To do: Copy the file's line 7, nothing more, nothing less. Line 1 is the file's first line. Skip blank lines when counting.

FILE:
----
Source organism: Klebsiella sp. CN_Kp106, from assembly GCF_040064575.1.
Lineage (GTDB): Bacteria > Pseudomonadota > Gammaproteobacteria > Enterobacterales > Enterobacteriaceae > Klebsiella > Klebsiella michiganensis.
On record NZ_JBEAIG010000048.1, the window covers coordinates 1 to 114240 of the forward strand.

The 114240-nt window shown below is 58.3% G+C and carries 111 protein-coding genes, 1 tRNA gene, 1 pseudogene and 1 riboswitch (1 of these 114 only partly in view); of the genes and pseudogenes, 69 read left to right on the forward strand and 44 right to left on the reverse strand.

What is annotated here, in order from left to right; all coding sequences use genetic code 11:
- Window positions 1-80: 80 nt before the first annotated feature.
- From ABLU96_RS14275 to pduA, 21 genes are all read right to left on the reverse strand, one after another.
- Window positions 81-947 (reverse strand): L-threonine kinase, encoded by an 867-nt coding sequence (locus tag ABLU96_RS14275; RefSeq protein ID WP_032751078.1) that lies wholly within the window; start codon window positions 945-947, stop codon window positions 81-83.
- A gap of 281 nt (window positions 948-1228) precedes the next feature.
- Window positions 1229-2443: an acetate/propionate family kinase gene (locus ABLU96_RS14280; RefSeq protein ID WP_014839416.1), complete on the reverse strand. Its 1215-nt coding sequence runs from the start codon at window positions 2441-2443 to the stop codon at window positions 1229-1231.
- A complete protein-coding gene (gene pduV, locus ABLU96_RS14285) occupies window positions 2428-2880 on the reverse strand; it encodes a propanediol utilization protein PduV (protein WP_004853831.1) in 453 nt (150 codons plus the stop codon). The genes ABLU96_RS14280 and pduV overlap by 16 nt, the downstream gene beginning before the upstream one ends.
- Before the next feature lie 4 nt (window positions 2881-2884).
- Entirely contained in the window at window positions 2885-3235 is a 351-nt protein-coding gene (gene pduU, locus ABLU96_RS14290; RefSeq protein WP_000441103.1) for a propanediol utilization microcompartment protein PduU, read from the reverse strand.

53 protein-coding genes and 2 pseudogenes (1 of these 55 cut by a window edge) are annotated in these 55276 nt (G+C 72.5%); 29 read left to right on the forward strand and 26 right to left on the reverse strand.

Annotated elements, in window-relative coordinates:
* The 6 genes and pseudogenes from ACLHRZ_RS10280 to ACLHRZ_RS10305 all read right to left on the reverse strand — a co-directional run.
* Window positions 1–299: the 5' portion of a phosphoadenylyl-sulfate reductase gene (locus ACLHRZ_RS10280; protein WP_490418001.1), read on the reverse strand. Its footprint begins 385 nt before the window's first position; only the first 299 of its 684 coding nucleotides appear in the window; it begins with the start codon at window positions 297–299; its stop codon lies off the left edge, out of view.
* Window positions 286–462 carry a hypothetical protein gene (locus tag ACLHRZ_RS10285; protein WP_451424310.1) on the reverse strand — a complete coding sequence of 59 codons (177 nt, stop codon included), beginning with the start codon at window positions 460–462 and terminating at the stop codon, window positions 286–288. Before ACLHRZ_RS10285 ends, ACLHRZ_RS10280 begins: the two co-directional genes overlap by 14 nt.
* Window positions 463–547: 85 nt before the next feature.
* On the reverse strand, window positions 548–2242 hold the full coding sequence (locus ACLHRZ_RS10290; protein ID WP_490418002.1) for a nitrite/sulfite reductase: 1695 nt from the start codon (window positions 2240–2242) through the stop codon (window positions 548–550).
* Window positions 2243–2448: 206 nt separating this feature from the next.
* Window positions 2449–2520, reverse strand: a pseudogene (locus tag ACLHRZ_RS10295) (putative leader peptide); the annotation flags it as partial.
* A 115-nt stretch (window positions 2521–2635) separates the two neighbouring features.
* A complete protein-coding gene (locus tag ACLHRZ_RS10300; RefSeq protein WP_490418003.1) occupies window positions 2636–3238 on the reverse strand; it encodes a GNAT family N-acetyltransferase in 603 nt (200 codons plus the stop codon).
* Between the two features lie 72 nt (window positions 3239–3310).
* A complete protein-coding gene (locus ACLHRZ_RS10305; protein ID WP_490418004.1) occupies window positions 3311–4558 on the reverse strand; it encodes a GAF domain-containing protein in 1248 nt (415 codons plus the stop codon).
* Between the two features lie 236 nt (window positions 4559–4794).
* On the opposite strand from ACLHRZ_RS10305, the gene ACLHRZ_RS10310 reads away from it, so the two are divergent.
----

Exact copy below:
- From ABLU96_RS14275 to pduA, 21 genes are all read right to left on the reverse strand, one after another.